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Reconsidering quality
  1. J Kisslo
  1. Department of Medicine, Box 3818, Duke University Medical Center Durham, NC 27710, USA
  1. Professor Kisslo. email: joseph.kisslo{at}duke.edu

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To my friend in echocardiography

Greetings from the 32nd best country in international soccer (that’s football to you).

News of our demise in the Coupe du Monde made the fifth page of the sports section in my hometown newspaper. This failure raised a low grade murmur about the quality of our soccer that will surely continue well into the millenium and extend somewhat beyond our players and ex-coach. President Clinton explained it away saying, “Soccer came late to Americans . . .” Thank you, Bill.

I understand the rules of modern soccer were codified by some Englishmen, probably disgruntled by cricket, in the mid-19th century. The score of the first international game (1871) between England and Scotland was a rousing 0–0. From there all the hoopla spread around the world, skipping North America. The cup web site calls the game the “common destiny of mankind”.1

You say we are a violent culture, but we watched as those young men were tripped by each other (or invisible feet) and fell to the ground in extraordinary pain. Oh the agony we felt, watching those unfortunate players carried off the field by stretcher. We felt relief when they arose miraculously from some unseen cure and came right back into the game. I concluded that most players must compete for Lourdes during the regular season.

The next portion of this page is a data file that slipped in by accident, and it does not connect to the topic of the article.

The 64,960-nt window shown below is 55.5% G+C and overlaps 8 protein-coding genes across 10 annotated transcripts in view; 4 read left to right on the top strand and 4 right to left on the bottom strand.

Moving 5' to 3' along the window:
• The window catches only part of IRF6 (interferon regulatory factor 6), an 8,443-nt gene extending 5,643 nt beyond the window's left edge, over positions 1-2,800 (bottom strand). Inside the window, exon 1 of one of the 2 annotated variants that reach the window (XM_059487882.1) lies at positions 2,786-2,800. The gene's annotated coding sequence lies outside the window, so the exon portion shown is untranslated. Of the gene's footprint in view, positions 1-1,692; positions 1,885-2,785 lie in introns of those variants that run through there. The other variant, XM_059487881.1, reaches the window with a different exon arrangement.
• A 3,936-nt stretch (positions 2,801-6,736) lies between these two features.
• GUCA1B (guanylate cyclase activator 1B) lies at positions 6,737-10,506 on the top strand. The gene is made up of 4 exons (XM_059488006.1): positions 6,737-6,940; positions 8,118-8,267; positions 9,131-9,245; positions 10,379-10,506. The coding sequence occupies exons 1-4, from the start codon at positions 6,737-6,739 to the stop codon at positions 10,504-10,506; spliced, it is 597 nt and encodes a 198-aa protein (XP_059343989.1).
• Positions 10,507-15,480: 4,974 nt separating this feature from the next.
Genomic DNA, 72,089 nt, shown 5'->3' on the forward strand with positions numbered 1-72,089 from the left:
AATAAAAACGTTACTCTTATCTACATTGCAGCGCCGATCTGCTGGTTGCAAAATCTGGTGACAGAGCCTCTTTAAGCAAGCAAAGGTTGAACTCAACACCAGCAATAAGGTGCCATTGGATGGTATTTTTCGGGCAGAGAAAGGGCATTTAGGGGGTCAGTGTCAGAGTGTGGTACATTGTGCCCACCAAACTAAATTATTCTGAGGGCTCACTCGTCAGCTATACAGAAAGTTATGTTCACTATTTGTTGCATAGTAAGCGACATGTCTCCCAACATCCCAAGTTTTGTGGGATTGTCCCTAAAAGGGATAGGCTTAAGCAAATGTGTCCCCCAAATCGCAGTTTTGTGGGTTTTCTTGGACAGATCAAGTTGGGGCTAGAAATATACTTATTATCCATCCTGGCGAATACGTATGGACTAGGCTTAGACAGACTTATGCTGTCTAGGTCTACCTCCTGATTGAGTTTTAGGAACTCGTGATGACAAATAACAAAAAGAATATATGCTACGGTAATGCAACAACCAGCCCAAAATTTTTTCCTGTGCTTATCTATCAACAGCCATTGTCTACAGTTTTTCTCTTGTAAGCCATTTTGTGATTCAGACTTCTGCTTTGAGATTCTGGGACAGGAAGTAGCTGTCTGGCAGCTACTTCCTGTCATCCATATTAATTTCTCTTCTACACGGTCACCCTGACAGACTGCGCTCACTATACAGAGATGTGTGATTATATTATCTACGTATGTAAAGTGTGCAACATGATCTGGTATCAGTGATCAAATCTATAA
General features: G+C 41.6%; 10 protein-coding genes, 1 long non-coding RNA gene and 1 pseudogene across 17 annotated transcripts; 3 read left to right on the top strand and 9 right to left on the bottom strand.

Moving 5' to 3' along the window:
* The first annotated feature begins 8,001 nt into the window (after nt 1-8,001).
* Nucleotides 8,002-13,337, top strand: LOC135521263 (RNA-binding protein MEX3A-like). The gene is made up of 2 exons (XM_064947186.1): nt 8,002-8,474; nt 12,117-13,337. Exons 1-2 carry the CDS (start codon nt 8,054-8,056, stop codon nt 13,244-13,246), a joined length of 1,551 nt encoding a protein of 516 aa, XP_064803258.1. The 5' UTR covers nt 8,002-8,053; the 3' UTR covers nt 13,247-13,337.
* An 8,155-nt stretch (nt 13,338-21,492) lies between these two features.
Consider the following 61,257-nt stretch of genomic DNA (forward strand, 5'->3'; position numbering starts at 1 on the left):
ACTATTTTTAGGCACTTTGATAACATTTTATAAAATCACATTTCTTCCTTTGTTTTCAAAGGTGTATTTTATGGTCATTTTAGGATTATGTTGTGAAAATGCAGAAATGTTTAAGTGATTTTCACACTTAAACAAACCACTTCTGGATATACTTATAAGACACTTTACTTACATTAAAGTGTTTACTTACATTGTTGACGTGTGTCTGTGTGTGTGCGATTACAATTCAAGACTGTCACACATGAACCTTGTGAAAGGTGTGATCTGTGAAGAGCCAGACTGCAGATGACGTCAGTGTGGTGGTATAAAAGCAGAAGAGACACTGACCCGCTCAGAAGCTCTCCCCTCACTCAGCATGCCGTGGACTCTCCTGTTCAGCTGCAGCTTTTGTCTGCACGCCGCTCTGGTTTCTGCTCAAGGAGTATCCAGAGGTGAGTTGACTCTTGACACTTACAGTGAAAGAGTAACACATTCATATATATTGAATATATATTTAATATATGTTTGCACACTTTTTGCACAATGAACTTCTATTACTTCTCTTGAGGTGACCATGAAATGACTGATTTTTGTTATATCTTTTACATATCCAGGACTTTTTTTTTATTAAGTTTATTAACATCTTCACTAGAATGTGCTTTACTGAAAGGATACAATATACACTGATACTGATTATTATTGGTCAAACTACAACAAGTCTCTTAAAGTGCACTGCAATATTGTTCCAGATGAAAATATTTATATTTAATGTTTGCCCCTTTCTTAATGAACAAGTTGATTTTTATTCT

How can the US be so far apart from the rest of the world in quality of this game? What is quality anyway? Ah, you say the fans love it and that is plenty reason enough.

I’m just a poor physician thinking about quality in my little world. We’ve talked about it before.2 I can think of three reasons why we physicians worry about quality. The first, and probably the most agreeable, is that we have concern for our patients. Yes, even a first year medical student will tell you that this is surely the overwhelming reason we are all captivated by quality issues in medicine.

Since this letter will never be read by non-physicians, we are safe to admit that there some of us who take this argument a bit too far. Generically, “patients will die” unless we get what we want from administrators or bureaucrats is the extreme form of this invocation. While I have never, ever, met any of these unsavoury physicians, I am told that there are some among us who commonly use this argument.

The second is that we take pride in our noble profession. No, no, I don’t mean the sinful self pride kind of thing. I’m talking about noble self pride that recognises that we serve humanity and science and that our goals should be pure. Maybe it is a bit like medieval knighthood. “My son is a doctor,” said my mother. Yes, I wore my white coat, bravery, stethoscope, sleeplessness, blue blazer, grey slacks and an appropriate dose of ego to match. Surely her friends assumed I had dignity, bearing, and the very disposition they expected.

The third reason to consider quality is simply as a response toprotect our profession by providing evidence of worth or merit. Given the first two reasons, it is hard to believe that any protection is necessary. In addition, echo use is booming worldwide. You’re part of it (as only echo addicts will read this letter) and what could possibly be a threat? Educational meetings are growing in number and size as society treasuries grow. There are more and more really improved echo machines over the last two years, unlike the lightweight fluffy marketing products of the previous decade.